Share Royal Roads Online

Love Slam

August 28, 2020
By: 
Christina Comeau, Tammy Towill, Émilie Dubé, and Erika Bailey
Feather and rocks equally balanced on a stick.

Leadership in a Changing and Adaptive World

In the second year of their program, Master of Arts in Leadership (MAL) students deepen their understanding of key components required to lead change in human systems. 

Working in teams, students are faced with the multi-faceted task to engage in team decision-making, build authentic relationships, apply systems thinking, and synthesize multiple sources of information, while generating novel approaches to complex challenges. In preparation for the engaged and action-oriented research for leadership students complete in their capstone projects, the team deliverable for this second year assignment is a knowledge product that demonstrates learning, creativity, and innovation.

As the global COVID-19 pandemic evolved and the #BlackLivesMatter movement gained newfound momentum throughout 2020, four MAL students—Christina Comeau, Tammy Towill, Émilie Dubé, and Erika Bailey—came together to express their collective experience and desire to look inward to support positive social change. The result of their efforts was a spoken word poem.

Listen to their Spoken Word Poem here:

Artists' Statement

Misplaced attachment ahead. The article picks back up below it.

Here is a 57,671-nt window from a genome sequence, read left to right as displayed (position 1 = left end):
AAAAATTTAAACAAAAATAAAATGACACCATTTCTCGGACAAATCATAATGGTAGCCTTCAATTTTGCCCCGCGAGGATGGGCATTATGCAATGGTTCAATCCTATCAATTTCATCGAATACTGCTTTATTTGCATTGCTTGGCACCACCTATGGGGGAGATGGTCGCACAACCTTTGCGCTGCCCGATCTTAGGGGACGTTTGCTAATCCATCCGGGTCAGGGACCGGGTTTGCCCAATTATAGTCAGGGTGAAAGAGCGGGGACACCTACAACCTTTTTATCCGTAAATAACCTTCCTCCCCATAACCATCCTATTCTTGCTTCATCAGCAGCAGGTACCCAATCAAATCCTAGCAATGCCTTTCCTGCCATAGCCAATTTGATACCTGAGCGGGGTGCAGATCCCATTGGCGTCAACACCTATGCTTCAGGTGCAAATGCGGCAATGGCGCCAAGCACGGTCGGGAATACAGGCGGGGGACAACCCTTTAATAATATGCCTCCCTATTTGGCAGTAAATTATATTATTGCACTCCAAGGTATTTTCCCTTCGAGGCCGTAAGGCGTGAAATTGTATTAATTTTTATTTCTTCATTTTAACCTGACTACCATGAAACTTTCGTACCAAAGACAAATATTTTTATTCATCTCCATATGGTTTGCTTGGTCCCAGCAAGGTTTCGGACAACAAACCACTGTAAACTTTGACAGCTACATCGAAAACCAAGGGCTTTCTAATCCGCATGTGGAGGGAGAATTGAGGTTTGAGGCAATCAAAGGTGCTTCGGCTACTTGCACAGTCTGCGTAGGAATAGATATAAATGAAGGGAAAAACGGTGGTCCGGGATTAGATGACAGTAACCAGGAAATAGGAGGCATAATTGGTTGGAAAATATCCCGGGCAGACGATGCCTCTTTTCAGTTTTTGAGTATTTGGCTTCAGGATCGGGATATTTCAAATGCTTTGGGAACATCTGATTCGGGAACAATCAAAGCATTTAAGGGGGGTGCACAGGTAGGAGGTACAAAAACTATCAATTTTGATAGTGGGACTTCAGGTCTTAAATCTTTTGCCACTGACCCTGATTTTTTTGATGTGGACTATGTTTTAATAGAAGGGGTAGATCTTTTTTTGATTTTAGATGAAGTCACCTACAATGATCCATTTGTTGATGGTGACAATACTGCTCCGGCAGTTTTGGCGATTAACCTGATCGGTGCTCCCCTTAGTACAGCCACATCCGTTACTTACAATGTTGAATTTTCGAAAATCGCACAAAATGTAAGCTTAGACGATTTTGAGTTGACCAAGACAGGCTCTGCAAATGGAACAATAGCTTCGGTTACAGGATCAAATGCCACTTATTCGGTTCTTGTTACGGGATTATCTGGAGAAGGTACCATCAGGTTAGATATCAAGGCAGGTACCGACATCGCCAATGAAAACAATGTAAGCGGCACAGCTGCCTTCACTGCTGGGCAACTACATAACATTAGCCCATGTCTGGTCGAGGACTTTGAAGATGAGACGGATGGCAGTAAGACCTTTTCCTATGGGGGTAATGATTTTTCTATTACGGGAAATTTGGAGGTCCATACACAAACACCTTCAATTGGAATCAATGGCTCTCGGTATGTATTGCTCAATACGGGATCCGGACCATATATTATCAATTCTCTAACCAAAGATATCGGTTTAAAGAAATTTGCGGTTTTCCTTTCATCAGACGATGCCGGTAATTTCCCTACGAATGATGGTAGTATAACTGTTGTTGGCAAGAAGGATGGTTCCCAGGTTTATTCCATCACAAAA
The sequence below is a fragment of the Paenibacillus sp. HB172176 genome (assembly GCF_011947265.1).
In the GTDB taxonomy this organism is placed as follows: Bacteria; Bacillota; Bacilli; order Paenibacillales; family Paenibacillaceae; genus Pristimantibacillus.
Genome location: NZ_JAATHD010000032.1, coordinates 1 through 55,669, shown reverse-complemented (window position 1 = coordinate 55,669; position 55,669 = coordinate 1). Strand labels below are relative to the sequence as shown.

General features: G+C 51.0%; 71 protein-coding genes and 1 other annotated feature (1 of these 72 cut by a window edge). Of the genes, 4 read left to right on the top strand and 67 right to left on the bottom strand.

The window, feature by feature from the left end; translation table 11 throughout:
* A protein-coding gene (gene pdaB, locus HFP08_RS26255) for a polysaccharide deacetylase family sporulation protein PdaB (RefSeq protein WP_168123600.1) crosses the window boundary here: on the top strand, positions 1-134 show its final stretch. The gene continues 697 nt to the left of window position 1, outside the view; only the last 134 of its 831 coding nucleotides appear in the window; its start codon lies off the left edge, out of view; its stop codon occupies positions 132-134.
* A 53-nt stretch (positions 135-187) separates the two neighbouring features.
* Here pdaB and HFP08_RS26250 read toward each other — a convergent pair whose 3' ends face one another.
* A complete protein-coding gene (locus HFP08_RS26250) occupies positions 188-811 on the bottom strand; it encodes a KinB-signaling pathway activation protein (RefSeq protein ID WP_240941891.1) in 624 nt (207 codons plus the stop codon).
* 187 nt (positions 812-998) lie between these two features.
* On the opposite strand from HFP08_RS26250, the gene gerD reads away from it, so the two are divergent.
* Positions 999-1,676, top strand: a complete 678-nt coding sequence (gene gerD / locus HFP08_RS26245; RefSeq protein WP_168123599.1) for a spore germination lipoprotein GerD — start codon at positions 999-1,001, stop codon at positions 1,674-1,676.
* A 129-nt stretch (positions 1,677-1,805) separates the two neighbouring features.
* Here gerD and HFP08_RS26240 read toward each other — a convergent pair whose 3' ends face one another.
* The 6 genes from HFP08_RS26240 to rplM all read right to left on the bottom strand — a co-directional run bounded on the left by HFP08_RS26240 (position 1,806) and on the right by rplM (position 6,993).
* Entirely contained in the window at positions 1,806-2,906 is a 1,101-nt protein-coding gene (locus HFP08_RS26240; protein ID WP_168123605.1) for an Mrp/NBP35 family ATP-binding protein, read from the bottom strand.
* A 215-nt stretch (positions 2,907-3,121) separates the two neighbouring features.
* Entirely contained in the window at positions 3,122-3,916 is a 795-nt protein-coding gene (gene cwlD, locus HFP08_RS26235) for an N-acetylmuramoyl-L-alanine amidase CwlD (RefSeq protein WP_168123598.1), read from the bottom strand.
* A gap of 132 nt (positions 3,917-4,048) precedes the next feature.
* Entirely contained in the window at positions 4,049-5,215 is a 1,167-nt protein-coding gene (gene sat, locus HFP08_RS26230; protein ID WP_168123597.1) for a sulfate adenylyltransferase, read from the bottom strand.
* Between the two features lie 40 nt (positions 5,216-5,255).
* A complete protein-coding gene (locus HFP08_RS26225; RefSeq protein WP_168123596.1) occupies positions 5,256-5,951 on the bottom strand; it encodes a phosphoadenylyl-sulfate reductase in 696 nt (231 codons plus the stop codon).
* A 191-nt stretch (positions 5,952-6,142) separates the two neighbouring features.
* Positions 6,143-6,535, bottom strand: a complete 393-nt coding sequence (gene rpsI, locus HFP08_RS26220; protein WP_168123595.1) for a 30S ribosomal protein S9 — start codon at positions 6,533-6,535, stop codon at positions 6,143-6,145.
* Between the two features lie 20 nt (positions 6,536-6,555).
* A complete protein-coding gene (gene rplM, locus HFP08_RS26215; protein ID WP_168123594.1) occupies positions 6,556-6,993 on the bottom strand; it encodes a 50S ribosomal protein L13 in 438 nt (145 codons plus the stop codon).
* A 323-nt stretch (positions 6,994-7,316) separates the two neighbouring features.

Love Slam (Comeau, Towill, Dubé & Bailey, 2020) was our team’s co-developed creative piece for a course assignment. The requirement was that whatever we created must speak to a common system that each of our research projects was addressing. Ours was systemic racism. 

We wrote this in Spring 2020, as the violences of anti-Black and anti-Indigenous racism were washing into our rising awareness. Our increasing awareness of systemic racism made it seem like our experiences of COVID-19 were a practice run, as through the pandemic we had already lost our assumptions about the world, tumbling through a wave of change. Rising up behind it was this deeper, and long-overdue change in mindset. Mixed in with the grief and anger, we sensed hope. 

Through our co-creation process, we came to realize how deeply ingrained systemic racism runs, and saw the internal work we need to do. Love Slam made us look inside to find the hope that we could carry forward.

 

 

--

Licenses

Images: Licensed from Adobe Stock, iStockphoto, or 123RF.com

Music:  Hope Is Found by David A. Molina licensed from Musicbed.com

Use for any other purpose, without separate license, is prohibited